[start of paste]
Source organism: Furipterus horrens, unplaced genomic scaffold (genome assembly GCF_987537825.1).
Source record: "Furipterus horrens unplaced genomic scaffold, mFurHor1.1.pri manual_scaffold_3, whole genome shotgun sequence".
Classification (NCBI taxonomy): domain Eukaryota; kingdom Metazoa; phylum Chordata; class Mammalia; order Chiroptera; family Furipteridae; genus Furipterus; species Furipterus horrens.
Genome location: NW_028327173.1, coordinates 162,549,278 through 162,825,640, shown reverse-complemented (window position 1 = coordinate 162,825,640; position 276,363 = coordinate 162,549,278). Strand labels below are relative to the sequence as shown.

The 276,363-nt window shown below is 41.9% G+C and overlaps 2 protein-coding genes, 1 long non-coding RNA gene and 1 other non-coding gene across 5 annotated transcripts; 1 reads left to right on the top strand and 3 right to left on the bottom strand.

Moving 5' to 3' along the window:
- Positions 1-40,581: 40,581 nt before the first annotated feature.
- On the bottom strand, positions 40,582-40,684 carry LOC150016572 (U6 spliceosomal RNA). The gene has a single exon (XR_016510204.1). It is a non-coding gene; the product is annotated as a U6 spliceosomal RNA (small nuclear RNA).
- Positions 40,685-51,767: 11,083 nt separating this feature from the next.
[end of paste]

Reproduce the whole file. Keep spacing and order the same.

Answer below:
Source organism: Furipterus horrens, unplaced genomic scaffold (genome assembly GCF_987537825.1).
Source record: "Furipterus horrens unplaced genomic scaffold, mFurHor1.1.pri manual_scaffold_3, whole genome shotgun sequence".
Classification (NCBI taxonomy): domain Eukaryota; kingdom Metazoa; phylum Chordata; class Mammalia; order Chiroptera; family Furipteridae; genus Furipterus; species Furipterus horrens.
Genome location: NW_028327173.1, coordinates 162,549,278 through 162,825,640, shown reverse-complemented (window position 1 = coordinate 162,825,640; position 276,363 = coordinate 162,549,278). Strand labels below are relative to the sequence as shown.

The 276,363-nt window shown below is 41.9% G+C and overlaps 2 protein-coding genes, 1 long non-coding RNA gene and 1 other non-coding gene across 5 annotated transcripts; 1 reads left to right on the top strand and 3 right to left on the bottom strand.

Moving 5' to 3' along the window:
- Positions 1-40,581: 40,581 nt before the first annotated feature.
- On the bottom strand, positions 40,582-40,684 carry LOC150016572 (U6 spliceosomal RNA). The gene has a single exon (XR_016510204.1). It is a non-coding gene; the product is annotated as a U6 spliceosomal RNA (small nuclear RNA).
- Positions 40,685-51,767: 11,083 nt separating this feature from the next.